Induction vs Gas Cooktops: Which Is Best When Remodeling a Kitchen?

Induction vs. Gas Cooking - Which is right for your Kitchen remodel?

If you're considering a kitchen remodeling project, today you have more choices than ever before when it comes to your appliances. Appliance technology has advanced in recent years, and if you love to cook, you have some interesting choices available that can make preparing weeknight dinners a breeze.

One of the most important decisions you'll make is whether to cook using gas heat, or induction technology. Both gas and induction cooking has been around for decades, but until recently, induction was out of the price range for all but the most affluent homeowner. Today, thanks to increasing demand, prices have come down, and more manufacturers are offering induction cooking as an option.

Many homeowners like the ease of use that gas cooktops offer the home chef, but in terms of energy efficiency, geek appeal, and its growing reputation for power and precision, induction cooking is making huge inroads into home kitchens across the country.

So which is right for your new kitchen? Let's take a look at induction vs. gas cooktops to help you make an informed decision about which is right for your new kitchen.

The Pros and Cons of Induction Cooktops

Induction vs. gas range or cooktop

First, a little background on induction cooking. Induction cooking was initially patented in the early 1900s. Rather than cooking through the thermal conduction of heat via flames, induction cooking uses electromagnetic energy to heat pots and pans.

Induction cooking works by using a coil of copper wire placed under the cooking pot and then passing alternating electrical currents through the copper wire to create an electromagnetic field. Pots and pans made from metal like stainless steel or cast iron must be used for induction to work correctly.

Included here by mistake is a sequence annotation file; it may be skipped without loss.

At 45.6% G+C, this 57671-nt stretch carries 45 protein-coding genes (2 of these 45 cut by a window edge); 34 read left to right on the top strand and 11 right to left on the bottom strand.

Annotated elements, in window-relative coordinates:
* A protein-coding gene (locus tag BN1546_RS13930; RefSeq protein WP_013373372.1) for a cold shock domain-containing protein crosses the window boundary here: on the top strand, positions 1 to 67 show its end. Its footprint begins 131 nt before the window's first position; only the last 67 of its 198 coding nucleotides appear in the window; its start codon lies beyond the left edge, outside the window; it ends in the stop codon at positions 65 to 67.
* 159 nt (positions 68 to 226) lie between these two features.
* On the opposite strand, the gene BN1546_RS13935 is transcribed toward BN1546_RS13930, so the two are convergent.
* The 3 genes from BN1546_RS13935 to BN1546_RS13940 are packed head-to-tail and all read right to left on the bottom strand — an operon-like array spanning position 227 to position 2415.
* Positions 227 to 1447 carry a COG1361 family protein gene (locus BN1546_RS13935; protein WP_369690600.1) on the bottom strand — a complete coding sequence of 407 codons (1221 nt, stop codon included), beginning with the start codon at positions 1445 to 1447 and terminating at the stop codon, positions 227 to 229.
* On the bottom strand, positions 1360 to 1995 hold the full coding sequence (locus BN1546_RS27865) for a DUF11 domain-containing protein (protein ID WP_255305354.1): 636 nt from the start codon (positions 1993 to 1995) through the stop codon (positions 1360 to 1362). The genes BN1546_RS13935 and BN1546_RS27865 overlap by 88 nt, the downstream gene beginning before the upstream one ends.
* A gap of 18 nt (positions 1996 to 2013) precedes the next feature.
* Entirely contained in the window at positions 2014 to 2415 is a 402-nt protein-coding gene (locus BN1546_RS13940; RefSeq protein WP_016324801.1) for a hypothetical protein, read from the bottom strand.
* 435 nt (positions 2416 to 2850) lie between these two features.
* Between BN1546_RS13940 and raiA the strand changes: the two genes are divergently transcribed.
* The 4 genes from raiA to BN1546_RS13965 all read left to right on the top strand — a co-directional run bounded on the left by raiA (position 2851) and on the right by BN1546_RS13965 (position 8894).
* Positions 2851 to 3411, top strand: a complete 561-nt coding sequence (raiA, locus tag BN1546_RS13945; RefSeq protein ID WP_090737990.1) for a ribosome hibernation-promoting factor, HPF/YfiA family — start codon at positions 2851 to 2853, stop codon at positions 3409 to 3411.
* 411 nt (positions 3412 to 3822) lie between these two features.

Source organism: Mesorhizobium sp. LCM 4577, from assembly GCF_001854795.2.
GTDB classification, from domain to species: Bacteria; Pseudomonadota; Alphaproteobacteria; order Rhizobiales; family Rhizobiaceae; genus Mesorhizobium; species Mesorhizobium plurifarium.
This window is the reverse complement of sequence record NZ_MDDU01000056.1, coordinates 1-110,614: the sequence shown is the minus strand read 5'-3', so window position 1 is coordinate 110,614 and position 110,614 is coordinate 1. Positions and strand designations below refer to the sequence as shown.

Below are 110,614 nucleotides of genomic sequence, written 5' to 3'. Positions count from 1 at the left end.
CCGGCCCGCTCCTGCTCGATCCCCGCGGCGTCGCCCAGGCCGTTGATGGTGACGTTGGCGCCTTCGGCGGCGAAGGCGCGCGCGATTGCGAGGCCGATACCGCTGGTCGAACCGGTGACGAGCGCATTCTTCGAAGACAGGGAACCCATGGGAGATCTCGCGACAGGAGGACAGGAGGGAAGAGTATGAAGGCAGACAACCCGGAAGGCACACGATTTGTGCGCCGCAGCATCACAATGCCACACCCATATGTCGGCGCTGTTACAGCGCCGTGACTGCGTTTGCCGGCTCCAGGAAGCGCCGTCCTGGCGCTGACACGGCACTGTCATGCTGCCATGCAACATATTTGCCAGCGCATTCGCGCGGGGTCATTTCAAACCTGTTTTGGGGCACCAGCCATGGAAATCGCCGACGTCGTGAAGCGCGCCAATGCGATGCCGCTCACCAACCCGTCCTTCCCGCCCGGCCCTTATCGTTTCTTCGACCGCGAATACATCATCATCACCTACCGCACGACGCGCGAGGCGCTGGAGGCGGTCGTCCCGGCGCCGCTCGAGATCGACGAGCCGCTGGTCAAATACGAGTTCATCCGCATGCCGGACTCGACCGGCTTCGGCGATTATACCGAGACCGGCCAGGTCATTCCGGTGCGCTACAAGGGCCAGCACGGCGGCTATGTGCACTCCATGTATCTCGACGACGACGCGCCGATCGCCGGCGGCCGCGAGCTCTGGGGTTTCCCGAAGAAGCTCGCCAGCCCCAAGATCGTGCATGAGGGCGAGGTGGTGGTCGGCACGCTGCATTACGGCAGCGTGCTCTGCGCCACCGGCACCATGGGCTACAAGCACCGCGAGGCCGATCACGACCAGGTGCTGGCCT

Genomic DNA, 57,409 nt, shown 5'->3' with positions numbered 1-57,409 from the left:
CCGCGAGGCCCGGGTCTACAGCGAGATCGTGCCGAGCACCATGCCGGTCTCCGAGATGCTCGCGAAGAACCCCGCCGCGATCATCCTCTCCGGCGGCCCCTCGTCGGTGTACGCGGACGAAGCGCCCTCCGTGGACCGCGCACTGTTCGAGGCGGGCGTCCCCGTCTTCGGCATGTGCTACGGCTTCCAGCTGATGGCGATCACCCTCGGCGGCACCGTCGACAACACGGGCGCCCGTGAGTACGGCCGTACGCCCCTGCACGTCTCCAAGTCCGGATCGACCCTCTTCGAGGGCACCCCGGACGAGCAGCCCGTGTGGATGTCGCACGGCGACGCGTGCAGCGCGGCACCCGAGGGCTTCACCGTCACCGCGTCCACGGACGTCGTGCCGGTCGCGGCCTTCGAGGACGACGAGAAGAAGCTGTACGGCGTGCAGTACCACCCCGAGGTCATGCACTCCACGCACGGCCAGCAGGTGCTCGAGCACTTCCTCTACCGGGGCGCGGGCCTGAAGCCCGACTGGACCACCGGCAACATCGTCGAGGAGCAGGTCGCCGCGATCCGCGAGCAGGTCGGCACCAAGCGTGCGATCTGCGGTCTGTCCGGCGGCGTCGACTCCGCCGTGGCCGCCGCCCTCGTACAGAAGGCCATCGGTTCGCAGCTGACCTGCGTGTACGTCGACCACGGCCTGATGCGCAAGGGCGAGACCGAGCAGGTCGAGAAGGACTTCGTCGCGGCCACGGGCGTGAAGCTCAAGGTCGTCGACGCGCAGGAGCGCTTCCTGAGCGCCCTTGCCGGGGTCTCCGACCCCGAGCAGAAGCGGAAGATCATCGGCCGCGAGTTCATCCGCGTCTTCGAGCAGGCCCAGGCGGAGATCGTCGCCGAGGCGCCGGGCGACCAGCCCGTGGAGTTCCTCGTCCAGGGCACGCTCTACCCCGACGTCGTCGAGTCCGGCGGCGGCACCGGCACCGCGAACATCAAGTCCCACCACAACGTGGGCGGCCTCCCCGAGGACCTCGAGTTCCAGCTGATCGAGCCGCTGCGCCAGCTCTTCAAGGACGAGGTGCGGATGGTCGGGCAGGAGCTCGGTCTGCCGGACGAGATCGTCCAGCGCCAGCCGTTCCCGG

There are many advantages to this type of cooking. Unlike gas cooktops where the energy is converted to heat (flames) then directed to the cooking vessel, induction cooking supplies the energy directly to the pot through a magnetic field. This means you could put a paper towel down on your stove, place a pot or pan on top of the towel and still cook what is in the pot or pan without burning the paper towel. This process makes induction incredibly efficient as 84% of the electrical energy is used for cooking, as opposed to just 40% for a gas cooktop.

While induction technology has advantages, there are also a couple of drawbacks to consider. Induction cooking only works with pots, pans, and other cooking vessels made of magnetic materials like cast iron or stainless steel. These types of cookware can cost more than other types of pots and pans. If you don't have a set of stainless steel or cast iron cookware, you'll need to invest in new pots and pans before you can use your new induction cooktop.

Another disadvantage of induction cooking is that induction stoves will only work with electric power. If there is a power interruption, you won't be able to use your oven to prepare meals. If for example, there is a natural disaster and power is down for days, you'll lose the ability to cook at all. Many homeowners who have an induction cooktop also have a backup system in place, like a gas or propane powered emergency generator.

One of the most significant drawbacks is for homeowners who may have a medical device like a pacemaker. You absolutely can not use an induction cooktop as the electromagnetic field can impair the functioning of your medical equipment. When it comes to our induction vs. gas comparison, this is a deal breaker for induction if you have a pacemaker.

The Pros and Cons of Gas Cooktops

Gas vs. induction range or cooktop